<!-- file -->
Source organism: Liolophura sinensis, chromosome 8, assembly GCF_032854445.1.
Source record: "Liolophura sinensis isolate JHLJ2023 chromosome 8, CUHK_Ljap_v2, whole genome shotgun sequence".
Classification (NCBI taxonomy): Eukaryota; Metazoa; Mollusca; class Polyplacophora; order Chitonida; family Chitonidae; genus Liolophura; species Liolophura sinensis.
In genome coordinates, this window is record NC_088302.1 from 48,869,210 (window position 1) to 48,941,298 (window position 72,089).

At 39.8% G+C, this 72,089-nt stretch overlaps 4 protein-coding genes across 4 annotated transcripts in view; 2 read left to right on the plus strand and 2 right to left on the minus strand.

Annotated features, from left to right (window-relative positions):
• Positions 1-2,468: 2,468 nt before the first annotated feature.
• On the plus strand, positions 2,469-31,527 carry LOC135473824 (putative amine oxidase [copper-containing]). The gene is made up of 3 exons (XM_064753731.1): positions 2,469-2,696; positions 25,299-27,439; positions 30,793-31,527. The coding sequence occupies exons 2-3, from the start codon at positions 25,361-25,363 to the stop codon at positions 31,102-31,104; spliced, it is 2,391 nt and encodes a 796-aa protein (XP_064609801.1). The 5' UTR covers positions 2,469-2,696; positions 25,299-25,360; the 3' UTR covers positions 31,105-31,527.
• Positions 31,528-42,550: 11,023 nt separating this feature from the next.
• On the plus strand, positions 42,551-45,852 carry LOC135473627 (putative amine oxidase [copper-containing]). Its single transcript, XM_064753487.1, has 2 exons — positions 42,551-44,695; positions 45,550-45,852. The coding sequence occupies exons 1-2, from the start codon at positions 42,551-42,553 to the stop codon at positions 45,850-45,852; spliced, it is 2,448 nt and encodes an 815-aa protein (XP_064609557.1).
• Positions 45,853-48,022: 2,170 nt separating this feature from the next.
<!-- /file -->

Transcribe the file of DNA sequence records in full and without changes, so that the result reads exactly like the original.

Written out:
Source organism: Liolophura sinensis, chromosome 8, assembly GCF_032854445.1.
Source record: "Liolophura sinensis isolate JHLJ2023 chromosome 8, CUHK_Ljap_v2, whole genome shotgun sequence".
Classification (NCBI taxonomy): Eukaryota; Metazoa; Mollusca; class Polyplacophora; order Chitonida; family Chitonidae; genus Liolophura; species Liolophura sinensis.
In genome coordinates, this window is record NC_088302.1 from 48,869,210 (window position 1) to 48,941,298 (window position 72,089).

At 39.8% G+C, this 72,089-nt stretch overlaps 4 protein-coding genes across 4 annotated transcripts in view; 2 read left to right on the plus strand and 2 right to left on the minus strand.

Annotated features, from left to right (window-relative positions):
• Positions 1-2,468: 2,468 nt before the first annotated feature.
• On the plus strand, positions 2,469-31,527 carry LOC135473824 (putative amine oxidase [copper-containing]). The gene is made up of 3 exons (XM_064753731.1): positions 2,469-2,696; positions 25,299-27,439; positions 30,793-31,527. The coding sequence occupies exons 2-3, from the start codon at positions 25,361-25,363 to the stop codon at positions 31,102-31,104; spliced, it is 2,391 nt and encodes a 796-aa protein (XP_064609801.1). The 5' UTR covers positions 2,469-2,696; positions 25,299-25,360; the 3' UTR covers positions 31,105-31,527.
• Positions 31,528-42,550: 11,023 nt separating this feature from the next.
• On the plus strand, positions 42,551-45,852 carry LOC135473627 (putative amine oxidase [copper-containing]). Its single transcript, XM_064753487.1, has 2 exons — positions 42,551-44,695; positions 45,550-45,852. The coding sequence occupies exons 1-2, from the start codon at positions 42,551-42,553 to the stop codon at positions 45,850-45,852; spliced, it is 2,448 nt and encodes an 815-aa protein (XP_064609557.1).
• Positions 45,853-48,022: 2,170 nt separating this feature from the next.